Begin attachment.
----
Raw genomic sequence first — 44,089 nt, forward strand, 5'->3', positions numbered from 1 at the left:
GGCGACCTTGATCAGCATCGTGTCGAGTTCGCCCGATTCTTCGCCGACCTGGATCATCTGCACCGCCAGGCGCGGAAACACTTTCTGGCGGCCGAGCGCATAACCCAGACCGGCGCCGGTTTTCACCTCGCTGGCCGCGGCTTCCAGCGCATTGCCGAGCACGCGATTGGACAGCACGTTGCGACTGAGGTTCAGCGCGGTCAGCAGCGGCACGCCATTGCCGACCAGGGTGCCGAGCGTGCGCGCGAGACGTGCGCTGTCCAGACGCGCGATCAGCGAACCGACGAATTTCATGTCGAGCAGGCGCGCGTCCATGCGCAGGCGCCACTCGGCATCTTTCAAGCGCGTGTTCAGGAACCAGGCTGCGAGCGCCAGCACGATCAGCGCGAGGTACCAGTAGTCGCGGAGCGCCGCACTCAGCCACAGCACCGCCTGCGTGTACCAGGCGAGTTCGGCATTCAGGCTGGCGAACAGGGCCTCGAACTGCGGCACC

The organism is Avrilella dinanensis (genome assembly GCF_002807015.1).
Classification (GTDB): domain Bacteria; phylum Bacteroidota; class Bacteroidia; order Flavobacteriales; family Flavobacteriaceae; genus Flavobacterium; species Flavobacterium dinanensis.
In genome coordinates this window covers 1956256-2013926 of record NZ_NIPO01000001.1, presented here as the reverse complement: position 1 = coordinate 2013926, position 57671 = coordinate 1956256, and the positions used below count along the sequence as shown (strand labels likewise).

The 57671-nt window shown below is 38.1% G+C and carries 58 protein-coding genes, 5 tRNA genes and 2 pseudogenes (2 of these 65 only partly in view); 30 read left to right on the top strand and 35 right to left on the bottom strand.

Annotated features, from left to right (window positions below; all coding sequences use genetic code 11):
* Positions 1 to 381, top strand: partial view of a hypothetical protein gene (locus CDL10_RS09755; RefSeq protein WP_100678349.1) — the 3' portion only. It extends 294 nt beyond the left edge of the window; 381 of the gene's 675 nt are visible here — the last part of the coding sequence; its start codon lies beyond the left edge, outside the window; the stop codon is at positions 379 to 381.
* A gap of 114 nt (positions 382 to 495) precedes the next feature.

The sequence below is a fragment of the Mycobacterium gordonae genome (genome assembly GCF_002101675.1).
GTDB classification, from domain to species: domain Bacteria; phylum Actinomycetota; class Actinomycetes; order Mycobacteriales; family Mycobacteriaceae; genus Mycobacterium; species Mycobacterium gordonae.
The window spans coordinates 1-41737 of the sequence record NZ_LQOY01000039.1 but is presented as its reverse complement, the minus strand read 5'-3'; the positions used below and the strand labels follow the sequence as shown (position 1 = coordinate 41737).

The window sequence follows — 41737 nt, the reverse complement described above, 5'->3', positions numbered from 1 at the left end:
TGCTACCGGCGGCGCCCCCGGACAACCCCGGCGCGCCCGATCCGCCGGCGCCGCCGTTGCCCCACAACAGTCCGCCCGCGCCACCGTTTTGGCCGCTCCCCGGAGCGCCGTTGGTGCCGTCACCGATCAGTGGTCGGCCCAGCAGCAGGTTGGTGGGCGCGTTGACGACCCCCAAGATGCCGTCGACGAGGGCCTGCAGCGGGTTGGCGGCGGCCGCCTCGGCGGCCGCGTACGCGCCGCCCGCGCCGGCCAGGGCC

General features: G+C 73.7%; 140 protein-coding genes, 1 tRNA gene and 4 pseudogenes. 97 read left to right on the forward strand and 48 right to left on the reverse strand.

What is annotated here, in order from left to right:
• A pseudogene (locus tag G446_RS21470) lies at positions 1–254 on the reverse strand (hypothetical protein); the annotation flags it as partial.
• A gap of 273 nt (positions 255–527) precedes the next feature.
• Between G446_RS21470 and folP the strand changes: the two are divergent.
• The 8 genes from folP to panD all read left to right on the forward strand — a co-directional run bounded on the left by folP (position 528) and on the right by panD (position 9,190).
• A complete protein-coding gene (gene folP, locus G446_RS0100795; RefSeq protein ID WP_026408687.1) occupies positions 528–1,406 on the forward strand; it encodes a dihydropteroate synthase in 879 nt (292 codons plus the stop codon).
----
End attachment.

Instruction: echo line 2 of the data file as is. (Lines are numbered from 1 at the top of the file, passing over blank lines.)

GGCGACCTTGATCAGCATCGTGTCGAGTTCGCCCGATTCTTCGCCGACCTGGATCATCTGCACCGCCAGGCGCGGAAACACTTTCTGGCGGCCGAGCGCATAACCCAGACCGGCGCCGGTTTTCACCTCGCTGGCCGCGGCTTCCAGCGCATTGCCGAGCACGCGATTGGACAGCACGTTGCGACTGAGGTTCAGCGCGGTCAGCAGCGGCACGCCATTGCCGACCAGGGTGCCGAGCGTGCGCGCGAGACGTGCGCTGTCCAGACGCGCGATCAGCGAACCGACGAATTTCATGTCGAGCAGGCGCGCGTCCATGCGCAGGCGCCACTCGGCATCTTTCAAGCGCGTGTTCAGGAACCAGGCTGCGAGCGCCAGCACGATCAGCGCGAGGTACCAGTAGTCGCGGAGCGCCGCACTCAGCCACAGCACCGCCTGCGTGTACCAGGCGAGTTCGGCATTCAGGCTGGCGAACAGGGCCTCGAACTGCGGCACC